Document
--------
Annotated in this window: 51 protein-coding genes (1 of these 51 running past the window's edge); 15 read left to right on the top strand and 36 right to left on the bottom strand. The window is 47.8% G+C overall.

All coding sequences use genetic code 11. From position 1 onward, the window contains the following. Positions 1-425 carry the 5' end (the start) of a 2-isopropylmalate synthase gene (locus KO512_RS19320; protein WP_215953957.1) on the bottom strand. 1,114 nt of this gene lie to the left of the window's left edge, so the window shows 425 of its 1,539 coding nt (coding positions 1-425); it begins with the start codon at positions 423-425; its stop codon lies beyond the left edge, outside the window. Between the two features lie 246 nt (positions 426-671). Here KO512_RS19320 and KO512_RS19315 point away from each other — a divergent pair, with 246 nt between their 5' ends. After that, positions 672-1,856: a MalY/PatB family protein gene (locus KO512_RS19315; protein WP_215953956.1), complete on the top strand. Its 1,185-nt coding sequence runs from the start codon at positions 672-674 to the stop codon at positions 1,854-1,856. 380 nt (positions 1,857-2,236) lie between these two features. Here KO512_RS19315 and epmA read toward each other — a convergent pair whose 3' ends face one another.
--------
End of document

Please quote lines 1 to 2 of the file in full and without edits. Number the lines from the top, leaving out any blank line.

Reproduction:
Annotated in this window: 51 protein-coding genes (1 of these 51 running past the window's edge); 15 read left to right on the top strand and 36 right to left on the bottom strand. The window is 47.8% G+C overall.

All coding sequences use genetic code 11. From position 1 onward, the window contains the following. Positions 1-425 carry the 5' end (the start) of a 2-isopropylmalate synthase gene (locus KO512_RS19320; protein WP_215953957.1) on the bottom strand. 1,114 nt of this gene lie to the left of the window's left edge, so the window shows 425 of its 1,539 coding nt (coding positions 1-425); it begins with the start codon at positions 423-425; its stop codon lies beyond the left edge, outside the window. Between the two features lie 246 nt (positions 426-671). Here KO512_RS19320 and KO512_RS19315 point away from each other — a divergent pair, with 246 nt between their 5' ends. After that, positions 672-1,856: a MalY/PatB family protein gene (locus KO512_RS19315; protein WP_215953956.1), complete on the top strand. Its 1,185-nt coding sequence runs from the start codon at positions 672-674 to the stop codon at positions 1,854-1,856. 380 nt (positions 1,857-2,236) lie between these two features. Here KO512_RS19315 and epmA read toward each other — a convergent pair whose 3' ends face one another.